Responsibility to Protect and the Coercive Enforcement of Human Rights
19 Pages Posted: 14 Feb 2012
Date Written: March 1, 2011
The more overtly coercive dimensions of human rights enforcement have emerged front and center in contemporary debates on the appropriate response of the international community to massive human rights violations. Movement towards politically legitimating humanitarian intervention based on collective action – including the use of force – is embodied in the principle of “Responsibility to Protect” or RtoP, and associated efforts to redefine threats to international peace and security that have pushed human rights compliance onto the agenda of the UN Security Council (UNSC). This development reflects three broad trends that inform and, in turn, are informed by RtoP: (1) the broadening of interpretations of threats to international peace and security, including mass atrocities; (2) the reality of constant renegotiations of state sovereignty in matters of human rights, and the legitimate form and scope of international intervention in the domestic affairs of sovereign countries; and (3) the increased acceptability of the use of force for a broad range of policy objectives and associated beliefs in the utility of coercive/military power.
This paper examines some of the key underlying norms that inform contemporary debate on RtoP. In the process, it also highlights some of the broader implications of a trend towards securitizing human rights. It begins by historically tracing the role of the UN Security Council (UNSC) and General Assembly (UNGA) in situating human rights within the framework of threats to international peace and security. Notwithstanding the primary responsibility of the Council in matters of international peace and security, this paper is intended to act as a corrective to a discussion which, with some notable exceptions, often underspecifies or neglects altogether the role of the UNGA in this arena.
Secondly, despite precedent within UN structures for framing massive violations of human rights as a threat to international peace and security, the more coercive dimensions of human rights enforcement has prompted significant pushback by certain groups of states previously willing to endorse the 2005 World Summit Outcome document. The paper proceeds to unpack some of these contentious dynamics by focusing on first order principles of legitimacy and jurisdiction within and outside UN structures.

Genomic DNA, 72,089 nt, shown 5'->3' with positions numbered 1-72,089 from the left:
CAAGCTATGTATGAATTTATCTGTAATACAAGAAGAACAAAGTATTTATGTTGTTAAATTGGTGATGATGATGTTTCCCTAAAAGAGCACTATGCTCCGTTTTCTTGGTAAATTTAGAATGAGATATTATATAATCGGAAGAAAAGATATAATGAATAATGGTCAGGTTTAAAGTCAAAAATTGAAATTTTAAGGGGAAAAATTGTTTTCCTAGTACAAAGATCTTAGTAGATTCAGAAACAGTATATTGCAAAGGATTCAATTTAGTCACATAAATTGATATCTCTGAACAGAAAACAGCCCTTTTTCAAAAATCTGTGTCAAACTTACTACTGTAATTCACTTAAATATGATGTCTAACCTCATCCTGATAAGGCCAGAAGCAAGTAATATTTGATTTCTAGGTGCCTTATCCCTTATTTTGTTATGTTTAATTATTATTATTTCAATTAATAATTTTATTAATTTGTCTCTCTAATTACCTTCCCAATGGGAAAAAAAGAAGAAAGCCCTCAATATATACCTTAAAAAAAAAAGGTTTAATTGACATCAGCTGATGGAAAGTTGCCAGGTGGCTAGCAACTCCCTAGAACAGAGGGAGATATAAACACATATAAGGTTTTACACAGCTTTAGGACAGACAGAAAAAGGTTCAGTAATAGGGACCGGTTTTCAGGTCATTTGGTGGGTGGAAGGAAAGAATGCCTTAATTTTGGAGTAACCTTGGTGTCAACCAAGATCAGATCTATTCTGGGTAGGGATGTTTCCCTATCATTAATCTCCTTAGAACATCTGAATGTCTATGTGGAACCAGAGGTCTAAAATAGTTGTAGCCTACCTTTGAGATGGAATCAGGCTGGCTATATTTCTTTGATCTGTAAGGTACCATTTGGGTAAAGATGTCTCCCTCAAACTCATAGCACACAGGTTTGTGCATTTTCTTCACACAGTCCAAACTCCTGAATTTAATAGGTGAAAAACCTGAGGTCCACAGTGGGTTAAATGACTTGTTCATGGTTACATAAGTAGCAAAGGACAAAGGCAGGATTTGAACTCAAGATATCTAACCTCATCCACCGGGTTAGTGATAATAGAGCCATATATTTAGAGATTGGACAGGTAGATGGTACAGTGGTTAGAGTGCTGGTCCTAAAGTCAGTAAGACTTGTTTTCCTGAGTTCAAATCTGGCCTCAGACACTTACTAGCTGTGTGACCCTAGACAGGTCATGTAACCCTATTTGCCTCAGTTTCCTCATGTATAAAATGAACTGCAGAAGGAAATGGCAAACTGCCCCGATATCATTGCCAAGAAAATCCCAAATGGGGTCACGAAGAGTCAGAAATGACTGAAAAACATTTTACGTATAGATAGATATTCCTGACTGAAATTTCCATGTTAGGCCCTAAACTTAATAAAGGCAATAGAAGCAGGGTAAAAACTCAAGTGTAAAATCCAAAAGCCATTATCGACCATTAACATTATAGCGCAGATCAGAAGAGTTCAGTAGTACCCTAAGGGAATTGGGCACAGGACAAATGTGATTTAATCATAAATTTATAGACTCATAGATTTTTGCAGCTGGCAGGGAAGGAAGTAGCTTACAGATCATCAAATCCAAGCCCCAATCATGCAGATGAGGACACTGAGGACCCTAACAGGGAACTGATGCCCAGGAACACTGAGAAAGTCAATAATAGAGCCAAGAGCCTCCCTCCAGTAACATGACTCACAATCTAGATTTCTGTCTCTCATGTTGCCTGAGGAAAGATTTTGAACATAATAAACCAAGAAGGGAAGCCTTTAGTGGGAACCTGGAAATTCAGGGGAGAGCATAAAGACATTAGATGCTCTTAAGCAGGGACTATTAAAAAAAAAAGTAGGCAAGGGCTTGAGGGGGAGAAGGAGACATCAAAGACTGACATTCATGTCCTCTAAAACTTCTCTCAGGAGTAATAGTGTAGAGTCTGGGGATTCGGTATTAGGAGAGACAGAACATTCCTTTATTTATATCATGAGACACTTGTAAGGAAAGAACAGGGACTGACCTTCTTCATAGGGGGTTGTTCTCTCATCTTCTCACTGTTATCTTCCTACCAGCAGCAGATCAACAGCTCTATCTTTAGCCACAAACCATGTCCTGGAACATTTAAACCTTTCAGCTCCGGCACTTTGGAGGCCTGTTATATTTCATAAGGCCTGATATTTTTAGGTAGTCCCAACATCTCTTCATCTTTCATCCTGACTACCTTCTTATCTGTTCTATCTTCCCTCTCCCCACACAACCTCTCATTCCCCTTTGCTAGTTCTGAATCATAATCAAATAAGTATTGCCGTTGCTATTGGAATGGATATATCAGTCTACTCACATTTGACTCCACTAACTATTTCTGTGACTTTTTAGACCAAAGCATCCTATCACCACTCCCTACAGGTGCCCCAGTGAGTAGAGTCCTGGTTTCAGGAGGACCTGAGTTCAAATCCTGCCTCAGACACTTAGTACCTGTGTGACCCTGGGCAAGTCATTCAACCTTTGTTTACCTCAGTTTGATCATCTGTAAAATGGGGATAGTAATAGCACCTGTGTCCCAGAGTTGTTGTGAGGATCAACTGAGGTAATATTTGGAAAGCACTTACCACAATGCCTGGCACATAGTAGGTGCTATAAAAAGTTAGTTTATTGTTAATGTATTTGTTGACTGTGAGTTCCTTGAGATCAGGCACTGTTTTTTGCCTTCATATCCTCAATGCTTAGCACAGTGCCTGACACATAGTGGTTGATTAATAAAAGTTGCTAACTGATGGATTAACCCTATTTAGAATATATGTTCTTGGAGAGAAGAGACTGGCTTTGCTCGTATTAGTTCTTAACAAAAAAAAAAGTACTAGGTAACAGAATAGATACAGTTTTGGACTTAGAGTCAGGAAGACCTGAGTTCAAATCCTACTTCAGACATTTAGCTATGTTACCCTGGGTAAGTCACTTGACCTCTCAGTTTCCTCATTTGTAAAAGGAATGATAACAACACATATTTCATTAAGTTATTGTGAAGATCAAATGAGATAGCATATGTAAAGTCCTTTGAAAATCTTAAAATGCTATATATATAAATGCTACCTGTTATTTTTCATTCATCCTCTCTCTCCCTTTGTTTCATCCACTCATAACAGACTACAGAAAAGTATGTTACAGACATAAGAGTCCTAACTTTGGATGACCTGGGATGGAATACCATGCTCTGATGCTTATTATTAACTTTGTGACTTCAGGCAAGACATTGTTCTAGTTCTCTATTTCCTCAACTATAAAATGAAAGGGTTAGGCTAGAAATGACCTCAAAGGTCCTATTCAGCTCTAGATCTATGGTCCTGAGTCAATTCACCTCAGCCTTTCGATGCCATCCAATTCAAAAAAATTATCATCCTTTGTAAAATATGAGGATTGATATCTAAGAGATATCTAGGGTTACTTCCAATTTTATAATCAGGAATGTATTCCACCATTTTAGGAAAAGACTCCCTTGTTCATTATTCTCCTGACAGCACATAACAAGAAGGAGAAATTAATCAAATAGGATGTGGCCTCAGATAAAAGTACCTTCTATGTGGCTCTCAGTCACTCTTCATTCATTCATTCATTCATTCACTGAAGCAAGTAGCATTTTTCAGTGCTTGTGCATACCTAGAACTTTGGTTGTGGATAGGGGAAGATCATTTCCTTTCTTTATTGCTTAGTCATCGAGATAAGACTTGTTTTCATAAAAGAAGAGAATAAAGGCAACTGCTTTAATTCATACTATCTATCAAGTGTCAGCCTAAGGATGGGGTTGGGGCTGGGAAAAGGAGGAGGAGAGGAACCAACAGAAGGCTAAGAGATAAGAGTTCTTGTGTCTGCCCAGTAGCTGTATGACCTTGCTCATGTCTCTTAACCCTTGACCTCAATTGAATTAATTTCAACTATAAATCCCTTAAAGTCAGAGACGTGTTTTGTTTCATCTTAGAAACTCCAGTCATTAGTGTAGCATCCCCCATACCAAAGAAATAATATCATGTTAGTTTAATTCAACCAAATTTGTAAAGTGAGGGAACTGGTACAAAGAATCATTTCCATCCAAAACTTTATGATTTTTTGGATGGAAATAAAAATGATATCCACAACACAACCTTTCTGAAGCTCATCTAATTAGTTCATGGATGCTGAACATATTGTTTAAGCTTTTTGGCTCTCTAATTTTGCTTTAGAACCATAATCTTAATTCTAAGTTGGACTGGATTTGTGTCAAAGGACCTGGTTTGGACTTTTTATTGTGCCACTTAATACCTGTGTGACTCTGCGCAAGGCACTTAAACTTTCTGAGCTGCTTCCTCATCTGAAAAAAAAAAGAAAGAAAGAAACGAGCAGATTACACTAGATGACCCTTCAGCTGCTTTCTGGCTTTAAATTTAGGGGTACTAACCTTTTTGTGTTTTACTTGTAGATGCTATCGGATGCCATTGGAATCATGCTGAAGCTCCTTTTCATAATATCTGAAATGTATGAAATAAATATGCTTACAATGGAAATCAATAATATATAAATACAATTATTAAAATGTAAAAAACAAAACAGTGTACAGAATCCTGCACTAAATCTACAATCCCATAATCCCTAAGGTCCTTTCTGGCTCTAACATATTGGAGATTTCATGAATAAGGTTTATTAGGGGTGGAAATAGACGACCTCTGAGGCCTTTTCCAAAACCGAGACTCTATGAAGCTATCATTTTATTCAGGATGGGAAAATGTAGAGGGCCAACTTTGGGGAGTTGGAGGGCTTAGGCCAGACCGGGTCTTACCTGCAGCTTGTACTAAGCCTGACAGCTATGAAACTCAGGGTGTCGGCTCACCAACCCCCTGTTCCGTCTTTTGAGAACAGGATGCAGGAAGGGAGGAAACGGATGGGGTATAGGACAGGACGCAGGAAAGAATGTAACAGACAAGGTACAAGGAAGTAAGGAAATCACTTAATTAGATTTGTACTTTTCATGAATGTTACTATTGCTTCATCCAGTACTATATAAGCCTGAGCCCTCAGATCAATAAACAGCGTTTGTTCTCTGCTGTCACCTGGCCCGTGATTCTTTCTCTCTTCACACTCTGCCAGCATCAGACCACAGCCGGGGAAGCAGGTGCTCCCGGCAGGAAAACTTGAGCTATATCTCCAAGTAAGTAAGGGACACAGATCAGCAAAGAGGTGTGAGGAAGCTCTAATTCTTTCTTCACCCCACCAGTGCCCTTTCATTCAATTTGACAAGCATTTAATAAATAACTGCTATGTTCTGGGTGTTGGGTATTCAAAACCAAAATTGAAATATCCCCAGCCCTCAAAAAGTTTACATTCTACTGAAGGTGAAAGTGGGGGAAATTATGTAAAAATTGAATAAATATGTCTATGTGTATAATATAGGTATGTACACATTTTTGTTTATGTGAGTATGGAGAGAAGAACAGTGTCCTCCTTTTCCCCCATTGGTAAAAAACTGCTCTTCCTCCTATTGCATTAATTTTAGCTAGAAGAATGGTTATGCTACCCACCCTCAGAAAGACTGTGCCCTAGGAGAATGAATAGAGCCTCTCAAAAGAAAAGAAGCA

Thirdly, current debate surrounding implementation has increasingly focused on RtoP as a doctrine of prevention as much as enforcement under the rubric of the ‘Three Pillar System’ devised by the UN Secretary General in his 2009 report to the UNGA: (1) the protection responsibilities of the State; (2) international assistance and capacity-building; and (3) timely and decisive response. This has raised questions regarding the relative emphasis between the pillars, particularly concerning the specific responsibilities that may be entailed for prevention and enforcement. This debate is being conducted in the context of contemporary developments that are testing the relevance of RtoP to diverse situational crises and the notable reluctance of the Security Council to apply RtoP to ongoing crisis situations. Observers, such as Nicholas Wheeler, criticized the 2005 World Summit Outcome document for failing to address two fundamental questions: what should happen if the UNSC is unable or unwilling to authorize the use of force to prevent or end a humanitarian tragedy? And second, how could better implementation of this norm save strangers in the future? Issues of legitimacy, authority, and implementation raised by these questions and explored in this paper remain of central concern. The UNSC and UNGA historical record of activity in the area of human rights enforcement provides valuable historical context to a fuller understanding of the contours of this contemporary debate.
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